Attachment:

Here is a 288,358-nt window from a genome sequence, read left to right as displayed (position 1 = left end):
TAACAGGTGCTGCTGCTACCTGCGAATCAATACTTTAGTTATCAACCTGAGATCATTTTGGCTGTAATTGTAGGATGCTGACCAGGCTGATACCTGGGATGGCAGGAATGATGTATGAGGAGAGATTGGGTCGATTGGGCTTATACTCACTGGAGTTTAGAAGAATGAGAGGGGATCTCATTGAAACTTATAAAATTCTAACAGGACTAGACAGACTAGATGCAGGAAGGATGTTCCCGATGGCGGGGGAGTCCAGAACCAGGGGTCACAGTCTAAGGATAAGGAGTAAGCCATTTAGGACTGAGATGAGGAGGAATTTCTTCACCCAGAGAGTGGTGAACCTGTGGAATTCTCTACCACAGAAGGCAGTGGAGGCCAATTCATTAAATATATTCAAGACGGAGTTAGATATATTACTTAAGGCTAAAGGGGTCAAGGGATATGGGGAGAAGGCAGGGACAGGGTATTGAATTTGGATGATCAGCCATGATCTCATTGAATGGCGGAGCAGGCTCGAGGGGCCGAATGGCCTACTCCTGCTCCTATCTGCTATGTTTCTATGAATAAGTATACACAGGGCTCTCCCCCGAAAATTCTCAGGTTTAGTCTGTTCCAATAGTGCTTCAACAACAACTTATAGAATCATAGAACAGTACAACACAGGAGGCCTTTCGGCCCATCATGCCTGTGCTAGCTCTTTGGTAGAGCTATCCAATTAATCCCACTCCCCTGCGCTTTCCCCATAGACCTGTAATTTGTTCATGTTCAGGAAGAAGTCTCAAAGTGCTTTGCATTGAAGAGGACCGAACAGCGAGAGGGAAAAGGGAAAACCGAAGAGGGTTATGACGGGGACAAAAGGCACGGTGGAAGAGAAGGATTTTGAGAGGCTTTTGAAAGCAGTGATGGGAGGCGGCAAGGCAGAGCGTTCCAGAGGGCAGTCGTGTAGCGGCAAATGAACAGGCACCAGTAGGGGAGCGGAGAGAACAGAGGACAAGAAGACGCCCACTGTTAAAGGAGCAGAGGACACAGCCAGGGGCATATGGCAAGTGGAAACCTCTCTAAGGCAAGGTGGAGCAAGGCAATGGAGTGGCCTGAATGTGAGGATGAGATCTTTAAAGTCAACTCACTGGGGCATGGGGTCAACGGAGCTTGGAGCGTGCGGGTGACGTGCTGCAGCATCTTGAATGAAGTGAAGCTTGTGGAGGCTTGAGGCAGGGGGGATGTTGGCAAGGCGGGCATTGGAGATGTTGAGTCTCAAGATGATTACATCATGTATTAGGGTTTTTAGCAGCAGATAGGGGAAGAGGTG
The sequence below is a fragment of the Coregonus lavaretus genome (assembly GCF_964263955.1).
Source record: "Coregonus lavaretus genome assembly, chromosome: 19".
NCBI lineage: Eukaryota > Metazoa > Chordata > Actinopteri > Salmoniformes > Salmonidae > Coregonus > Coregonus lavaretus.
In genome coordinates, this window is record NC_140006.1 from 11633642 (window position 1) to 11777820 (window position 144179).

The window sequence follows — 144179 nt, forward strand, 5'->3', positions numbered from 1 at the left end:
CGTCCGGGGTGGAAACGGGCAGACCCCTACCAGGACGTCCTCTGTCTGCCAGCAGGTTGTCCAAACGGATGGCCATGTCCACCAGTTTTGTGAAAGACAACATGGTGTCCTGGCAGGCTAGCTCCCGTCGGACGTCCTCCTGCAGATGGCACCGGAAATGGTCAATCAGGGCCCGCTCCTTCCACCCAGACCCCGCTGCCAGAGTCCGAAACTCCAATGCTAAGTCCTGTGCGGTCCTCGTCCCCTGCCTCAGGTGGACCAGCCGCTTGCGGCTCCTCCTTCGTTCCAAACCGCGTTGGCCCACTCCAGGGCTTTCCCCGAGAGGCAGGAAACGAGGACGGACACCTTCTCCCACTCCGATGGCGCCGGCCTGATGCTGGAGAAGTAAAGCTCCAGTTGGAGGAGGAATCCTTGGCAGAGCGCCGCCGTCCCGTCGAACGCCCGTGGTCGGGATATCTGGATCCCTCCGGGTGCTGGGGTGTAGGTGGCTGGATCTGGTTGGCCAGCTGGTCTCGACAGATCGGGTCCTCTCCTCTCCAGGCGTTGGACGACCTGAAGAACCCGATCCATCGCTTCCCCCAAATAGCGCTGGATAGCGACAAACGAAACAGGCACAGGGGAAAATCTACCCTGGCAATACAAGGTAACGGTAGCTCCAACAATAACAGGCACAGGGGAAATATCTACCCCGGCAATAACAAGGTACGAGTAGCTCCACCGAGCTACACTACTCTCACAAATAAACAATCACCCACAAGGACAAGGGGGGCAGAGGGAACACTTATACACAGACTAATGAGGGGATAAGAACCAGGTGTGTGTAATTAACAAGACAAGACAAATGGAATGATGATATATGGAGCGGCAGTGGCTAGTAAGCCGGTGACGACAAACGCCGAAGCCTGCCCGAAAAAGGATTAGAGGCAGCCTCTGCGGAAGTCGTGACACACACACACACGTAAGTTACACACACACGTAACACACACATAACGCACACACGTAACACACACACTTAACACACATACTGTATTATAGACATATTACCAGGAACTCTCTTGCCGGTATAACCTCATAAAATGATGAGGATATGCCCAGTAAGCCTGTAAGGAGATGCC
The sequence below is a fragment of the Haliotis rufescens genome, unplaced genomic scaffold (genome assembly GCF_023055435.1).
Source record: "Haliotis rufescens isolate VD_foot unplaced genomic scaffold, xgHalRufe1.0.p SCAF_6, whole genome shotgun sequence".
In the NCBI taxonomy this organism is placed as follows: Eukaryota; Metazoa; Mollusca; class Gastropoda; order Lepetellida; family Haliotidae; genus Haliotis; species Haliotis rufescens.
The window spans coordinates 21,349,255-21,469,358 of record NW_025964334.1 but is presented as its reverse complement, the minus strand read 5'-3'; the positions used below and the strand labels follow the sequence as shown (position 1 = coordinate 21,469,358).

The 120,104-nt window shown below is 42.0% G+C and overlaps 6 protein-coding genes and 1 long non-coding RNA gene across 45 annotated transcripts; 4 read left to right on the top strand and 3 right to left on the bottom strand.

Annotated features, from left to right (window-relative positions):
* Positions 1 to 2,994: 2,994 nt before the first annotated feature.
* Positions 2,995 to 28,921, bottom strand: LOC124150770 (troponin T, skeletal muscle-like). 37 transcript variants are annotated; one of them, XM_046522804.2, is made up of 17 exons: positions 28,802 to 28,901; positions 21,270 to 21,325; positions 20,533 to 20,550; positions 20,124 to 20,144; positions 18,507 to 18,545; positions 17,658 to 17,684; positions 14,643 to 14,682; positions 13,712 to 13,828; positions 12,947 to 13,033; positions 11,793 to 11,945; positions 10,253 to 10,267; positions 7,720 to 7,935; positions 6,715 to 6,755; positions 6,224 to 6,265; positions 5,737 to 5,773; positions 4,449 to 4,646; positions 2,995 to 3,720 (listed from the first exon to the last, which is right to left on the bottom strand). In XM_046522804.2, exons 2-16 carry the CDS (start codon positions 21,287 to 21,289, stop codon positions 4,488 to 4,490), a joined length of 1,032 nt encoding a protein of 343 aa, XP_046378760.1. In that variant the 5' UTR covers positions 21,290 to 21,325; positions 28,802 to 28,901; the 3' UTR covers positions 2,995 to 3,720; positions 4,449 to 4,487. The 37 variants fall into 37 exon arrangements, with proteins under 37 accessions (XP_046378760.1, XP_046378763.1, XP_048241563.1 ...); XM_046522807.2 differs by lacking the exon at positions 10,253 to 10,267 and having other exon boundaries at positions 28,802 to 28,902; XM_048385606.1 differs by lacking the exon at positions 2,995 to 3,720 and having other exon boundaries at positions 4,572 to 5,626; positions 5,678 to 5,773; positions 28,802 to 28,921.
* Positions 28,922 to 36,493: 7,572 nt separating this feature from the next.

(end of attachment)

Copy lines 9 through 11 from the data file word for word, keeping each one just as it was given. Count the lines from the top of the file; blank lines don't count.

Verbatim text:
The sequence below is a fragment of the Haliotis rufescens genome, unplaced genomic scaffold (genome assembly GCF_023055435.1).
Source record: "Haliotis rufescens isolate VD_foot unplaced genomic scaffold, xgHalRufe1.0.p SCAF_6, whole genome shotgun sequence".
In the NCBI taxonomy this organism is placed as follows: Eukaryota; Metazoa; Mollusca; class Gastropoda; order Lepetellida; family Haliotidae; genus Haliotis; species Haliotis rufescens.